The Climate Crisis is a Social Crisis

As part of Black History Month, we have been thinking about the impact that climate change and social injustice has on people of colour. Across the world and at home, it is often people of colour who are facing the worst effects of climate change and industrialisation. It is also the same people leading the charge to create positive change.

In Canada and the US, it is the indigenous tribes putting their bodies in the way to halt the extraction and transportation of fossil fuels. The water protectors are working to save vast swathes of their ancestral land from being polluted by oil leaks, and in the process protecting the wider environment by making the further extraction of oil financially unsustainable.

In Australia, mining firms destroy sacred sites that display the ancestry of the Aboriginal people going back 46,000 years. Aboriginal leaders fighting this wanton destruction of their heritage were ignored by their Government. At the same time, in Australia and the UK statues of slave traders were being protected by politicians in the name of “preserving history”.

And the land and people of Nigeria continue to be abused by the extraction of oil we cannot afford to burn. Nigerian activists have paid with their lives in the fight to protect their country from abuse and pollution. After decades of oil extraction, the country has the largest number of people living in extreme poverty in the world, while the massive profits from the oil industry are syphoned off shore.

In each case above, the companies causing destruction are doing so to feed our lifestyles. Meaning we have the greatest responsibility for their effects.

And by we, I mean those of us lucky enough to live in the industrialised west. Although we generate more carbon dioxide per person than those living in most other countries, we are some of the least affected by climate change.

Of course, that doesn’t mean everything is great at home. In the UK, it continues to be the poorest people, who are often black or brown, who suffer from the effects of our industrialised living. Ethnic minorities and deprived communities are the people who are hardest hit by air pollution. Two of the areas that Repowering works in, Lambeth and the Royal Borough of Kensington and Chelsea, have some of the most polluted roads in the city. Brixton Road and Ladbroke Grove come up time and time again as air pollution hotspots.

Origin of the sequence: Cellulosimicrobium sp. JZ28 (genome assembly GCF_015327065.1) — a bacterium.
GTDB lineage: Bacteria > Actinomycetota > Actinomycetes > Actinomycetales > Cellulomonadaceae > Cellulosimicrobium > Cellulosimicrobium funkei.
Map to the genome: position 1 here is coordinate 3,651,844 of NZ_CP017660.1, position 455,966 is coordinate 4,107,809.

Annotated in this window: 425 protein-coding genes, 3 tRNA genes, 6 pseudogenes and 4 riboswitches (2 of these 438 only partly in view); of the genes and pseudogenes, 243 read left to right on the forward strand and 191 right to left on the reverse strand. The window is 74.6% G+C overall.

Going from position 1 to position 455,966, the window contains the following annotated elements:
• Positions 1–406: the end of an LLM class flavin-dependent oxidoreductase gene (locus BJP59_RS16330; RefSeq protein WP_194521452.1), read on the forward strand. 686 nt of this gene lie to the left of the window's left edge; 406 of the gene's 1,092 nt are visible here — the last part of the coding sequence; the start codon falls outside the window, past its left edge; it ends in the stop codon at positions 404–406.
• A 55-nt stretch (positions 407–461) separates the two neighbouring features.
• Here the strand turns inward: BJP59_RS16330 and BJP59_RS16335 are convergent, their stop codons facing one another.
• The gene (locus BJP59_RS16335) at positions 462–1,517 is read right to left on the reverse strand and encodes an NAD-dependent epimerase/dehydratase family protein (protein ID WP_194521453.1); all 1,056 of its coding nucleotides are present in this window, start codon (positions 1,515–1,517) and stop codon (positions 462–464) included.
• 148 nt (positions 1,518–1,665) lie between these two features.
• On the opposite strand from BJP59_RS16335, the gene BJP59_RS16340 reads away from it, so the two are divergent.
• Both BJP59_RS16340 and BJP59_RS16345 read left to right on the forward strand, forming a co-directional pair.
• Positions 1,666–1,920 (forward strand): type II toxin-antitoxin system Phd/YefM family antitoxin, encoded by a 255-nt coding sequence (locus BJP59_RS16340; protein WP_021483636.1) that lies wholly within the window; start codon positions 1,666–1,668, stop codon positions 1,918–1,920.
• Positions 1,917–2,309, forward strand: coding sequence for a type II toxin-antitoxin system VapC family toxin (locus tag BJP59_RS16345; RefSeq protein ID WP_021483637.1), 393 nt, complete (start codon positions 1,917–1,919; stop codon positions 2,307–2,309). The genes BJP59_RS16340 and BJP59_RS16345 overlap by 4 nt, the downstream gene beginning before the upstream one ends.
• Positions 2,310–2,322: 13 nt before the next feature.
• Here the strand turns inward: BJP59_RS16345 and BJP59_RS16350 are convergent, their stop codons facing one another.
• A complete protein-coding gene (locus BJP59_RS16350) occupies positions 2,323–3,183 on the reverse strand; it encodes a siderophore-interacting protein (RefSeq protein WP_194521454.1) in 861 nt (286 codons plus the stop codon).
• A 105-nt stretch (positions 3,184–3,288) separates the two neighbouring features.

The diverse communities in these areas are not the cause of the pollution. They are forced to live in it, and live with its effects on their health, wellbeing and their pockets. And that’s without the additional pressures of Covid.

It’s clear that the climate crisis is a social crisis, and that those who are least responsible are bearing the brunt of its effects. To create positive, long lasting change, we need to develop a range of solutions, which can only come from a diversity of voices. We need projects that benefit the world and the communities they’re based in. We need to act now with those who are already affected and share the resources we have.

Repowering is one of these solutions. Our solar projects reduce the carbon footprint of community buildings. They share the benefits of clean electricity with community funds that support further positive works in the areas that we’re based in.

Our Community Support Services team help individuals navigate the complexity of the energy system. Our team helps residents to have their debt reduced or written off should they fall in arrears. And our education programmes share knowledge with courses for children, teenagers and peer mentoring of adults.

Living in the UK, we have inherited the benefits of our industrialised society, but that doesn’t make climate change our fault. It does mean we have a responsibility to reduce its impact and support those who are at the sharp end, here and across the world. By working together and listening to those who are most affected we will create positive, long-lasting solutions.

There are many steps we can take to reduce our impact on the environment, from eating less meat to investing in community energy or switching to renewables.

However, for the strongest action we need to work together. Join us in supporting the Climate Assembly Report, lobby your MP, and make your voice heard. Together we can ensure the fight against climate change is a fight against racism and intolerance.

Let’s share our power and make a better, healthier world for everyone to live in.

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